The biggest hammers over Trump's head are not necessarily wielded by the Democrats. 
Special Counsel Robert Mueller is said to be writing a summary report of his Russia scandal investigation, new indictments are in the pipeline in addition to the 35 he already has obtained, and it is likely that everything that Trump poodle Matthew Whitaker does in his role as acting AG is unconstitutional.  Meanwhile, we can expect that the stream of blockbuster stories from The New York Times and WaPo will continue. 
And lest we forget, House Democrats have a pretty robust mandate. 
Over 56 million Americans voted for congressional accountability — the highest House election vote total in history.  Democrats have flipped 37 seats from red to blue, at this writing, and may end up flipping as many as 40. 
The army of lawyers working for the beleaguered Trump and his Cabinet departments can slow the Democrats and Mueller with challenges over executive privilege and other legal gambits.  Trump's disdain for the rule of law -- except when he can get a court to agree with him -- is absolute, but his court successes have been very few and very far between.  I continue to believe that he'll do no better should any of his challenges reach the Supreme Court, Brett Kavanaugh notwithstanding.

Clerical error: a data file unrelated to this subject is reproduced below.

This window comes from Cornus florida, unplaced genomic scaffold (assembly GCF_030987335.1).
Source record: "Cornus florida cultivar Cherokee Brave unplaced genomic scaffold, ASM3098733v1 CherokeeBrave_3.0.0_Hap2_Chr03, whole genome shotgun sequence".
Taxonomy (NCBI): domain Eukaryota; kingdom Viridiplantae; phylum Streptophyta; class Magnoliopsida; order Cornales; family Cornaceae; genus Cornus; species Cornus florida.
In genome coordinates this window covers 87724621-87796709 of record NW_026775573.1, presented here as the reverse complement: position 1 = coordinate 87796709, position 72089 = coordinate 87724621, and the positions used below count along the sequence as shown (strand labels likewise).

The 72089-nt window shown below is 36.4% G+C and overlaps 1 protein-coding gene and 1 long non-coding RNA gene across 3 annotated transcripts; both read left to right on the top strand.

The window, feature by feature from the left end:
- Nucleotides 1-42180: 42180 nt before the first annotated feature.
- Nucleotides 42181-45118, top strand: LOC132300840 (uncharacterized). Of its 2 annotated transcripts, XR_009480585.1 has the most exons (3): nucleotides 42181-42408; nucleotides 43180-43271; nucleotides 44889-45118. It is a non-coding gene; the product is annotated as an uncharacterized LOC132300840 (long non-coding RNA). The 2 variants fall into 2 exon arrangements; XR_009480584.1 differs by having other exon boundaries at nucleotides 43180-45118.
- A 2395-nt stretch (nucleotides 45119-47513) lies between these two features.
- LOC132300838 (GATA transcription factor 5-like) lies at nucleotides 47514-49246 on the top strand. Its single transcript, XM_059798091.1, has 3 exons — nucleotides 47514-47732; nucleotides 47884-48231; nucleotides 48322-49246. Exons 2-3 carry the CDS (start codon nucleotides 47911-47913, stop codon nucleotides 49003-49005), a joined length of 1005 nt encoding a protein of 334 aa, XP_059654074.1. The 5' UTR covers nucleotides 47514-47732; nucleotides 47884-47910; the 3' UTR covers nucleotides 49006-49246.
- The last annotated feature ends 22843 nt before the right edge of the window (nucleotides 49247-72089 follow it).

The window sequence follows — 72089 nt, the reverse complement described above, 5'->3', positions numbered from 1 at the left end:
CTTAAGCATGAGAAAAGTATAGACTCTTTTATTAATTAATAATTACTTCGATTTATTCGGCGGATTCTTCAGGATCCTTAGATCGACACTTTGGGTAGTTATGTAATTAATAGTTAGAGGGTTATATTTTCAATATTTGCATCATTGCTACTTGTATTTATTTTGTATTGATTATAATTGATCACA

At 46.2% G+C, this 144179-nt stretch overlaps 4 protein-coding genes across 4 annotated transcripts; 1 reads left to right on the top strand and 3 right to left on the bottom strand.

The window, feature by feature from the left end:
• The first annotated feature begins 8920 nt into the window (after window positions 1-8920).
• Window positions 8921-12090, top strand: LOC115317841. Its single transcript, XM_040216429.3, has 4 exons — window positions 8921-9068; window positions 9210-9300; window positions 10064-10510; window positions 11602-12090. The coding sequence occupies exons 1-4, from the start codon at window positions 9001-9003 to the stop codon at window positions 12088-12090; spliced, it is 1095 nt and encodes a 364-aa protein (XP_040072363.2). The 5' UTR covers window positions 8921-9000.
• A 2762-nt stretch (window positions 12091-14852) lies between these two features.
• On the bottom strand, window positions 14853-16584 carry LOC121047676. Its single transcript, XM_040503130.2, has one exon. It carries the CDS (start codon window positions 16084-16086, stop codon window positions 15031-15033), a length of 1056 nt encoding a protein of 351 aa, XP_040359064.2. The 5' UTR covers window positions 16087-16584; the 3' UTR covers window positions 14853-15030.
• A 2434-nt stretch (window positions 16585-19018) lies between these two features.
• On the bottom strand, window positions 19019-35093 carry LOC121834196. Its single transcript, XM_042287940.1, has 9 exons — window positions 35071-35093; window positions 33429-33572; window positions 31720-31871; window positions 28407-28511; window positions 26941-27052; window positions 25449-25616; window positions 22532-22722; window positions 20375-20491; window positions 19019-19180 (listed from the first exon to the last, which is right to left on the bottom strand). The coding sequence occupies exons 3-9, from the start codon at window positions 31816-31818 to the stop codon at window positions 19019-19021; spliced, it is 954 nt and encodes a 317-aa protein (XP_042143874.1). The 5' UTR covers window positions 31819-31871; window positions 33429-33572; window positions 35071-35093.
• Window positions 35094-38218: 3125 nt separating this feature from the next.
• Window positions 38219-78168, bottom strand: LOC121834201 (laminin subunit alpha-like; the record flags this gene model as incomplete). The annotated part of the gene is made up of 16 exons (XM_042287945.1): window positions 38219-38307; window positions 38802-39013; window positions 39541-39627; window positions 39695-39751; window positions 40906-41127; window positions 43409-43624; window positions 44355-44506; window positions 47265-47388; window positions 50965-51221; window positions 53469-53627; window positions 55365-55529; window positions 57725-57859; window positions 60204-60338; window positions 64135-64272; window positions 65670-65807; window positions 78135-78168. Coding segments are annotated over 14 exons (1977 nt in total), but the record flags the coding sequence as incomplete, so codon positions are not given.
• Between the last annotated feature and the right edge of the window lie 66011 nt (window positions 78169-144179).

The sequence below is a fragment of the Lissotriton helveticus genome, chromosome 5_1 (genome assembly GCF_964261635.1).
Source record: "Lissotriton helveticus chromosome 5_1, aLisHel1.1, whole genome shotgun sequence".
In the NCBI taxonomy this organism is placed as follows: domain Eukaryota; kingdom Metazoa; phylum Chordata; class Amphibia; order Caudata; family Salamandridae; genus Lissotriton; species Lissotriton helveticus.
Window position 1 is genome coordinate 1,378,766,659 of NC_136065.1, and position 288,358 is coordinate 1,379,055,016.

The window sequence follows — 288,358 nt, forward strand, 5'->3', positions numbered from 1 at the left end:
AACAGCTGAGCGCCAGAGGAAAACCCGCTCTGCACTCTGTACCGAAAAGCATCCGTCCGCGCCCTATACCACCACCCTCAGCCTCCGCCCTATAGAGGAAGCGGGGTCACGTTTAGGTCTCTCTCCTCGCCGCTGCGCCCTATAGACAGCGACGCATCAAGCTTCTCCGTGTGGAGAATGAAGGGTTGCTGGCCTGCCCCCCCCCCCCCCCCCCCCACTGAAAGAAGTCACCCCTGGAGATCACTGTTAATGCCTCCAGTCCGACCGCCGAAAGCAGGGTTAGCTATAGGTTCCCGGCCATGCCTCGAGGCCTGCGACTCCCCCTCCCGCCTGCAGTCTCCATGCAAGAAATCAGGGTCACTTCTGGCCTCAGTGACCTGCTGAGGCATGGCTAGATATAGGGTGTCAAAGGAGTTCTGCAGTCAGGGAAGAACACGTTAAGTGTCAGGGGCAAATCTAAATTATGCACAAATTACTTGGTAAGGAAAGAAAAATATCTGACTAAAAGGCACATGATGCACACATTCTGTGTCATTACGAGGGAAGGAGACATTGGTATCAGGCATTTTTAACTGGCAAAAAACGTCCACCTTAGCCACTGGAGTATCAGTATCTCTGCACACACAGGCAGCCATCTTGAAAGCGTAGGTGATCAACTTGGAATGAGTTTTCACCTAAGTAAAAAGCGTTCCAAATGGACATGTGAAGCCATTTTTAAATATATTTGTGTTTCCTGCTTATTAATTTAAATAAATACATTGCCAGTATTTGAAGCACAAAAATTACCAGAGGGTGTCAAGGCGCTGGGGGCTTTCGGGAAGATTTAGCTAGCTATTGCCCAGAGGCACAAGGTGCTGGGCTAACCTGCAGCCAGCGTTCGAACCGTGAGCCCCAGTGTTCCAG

A hard rain is falling and court challenges  would not be much more than holding actions. The flood waters are rising rapidly behind the dike the president and Vichy Republicans in Congress have erected to hold together a shaky administration that lurches from crisis to crisis and a chief executive far out of his depth and perhaps only a heartbeat away from flipping out. 
That hard rain will continue to fall and that dike will eventually break.  

Sunday, November 11, 2018

Pollyanna Meets The Donald. Or, Why I'm Optimistic About Robert Succeeding.

The Pollyanna of the eponymous classic children's book is a young orphan with an outlook so hopelessly optimistic that she remembers only positive stuff and never  unpleasant stuff.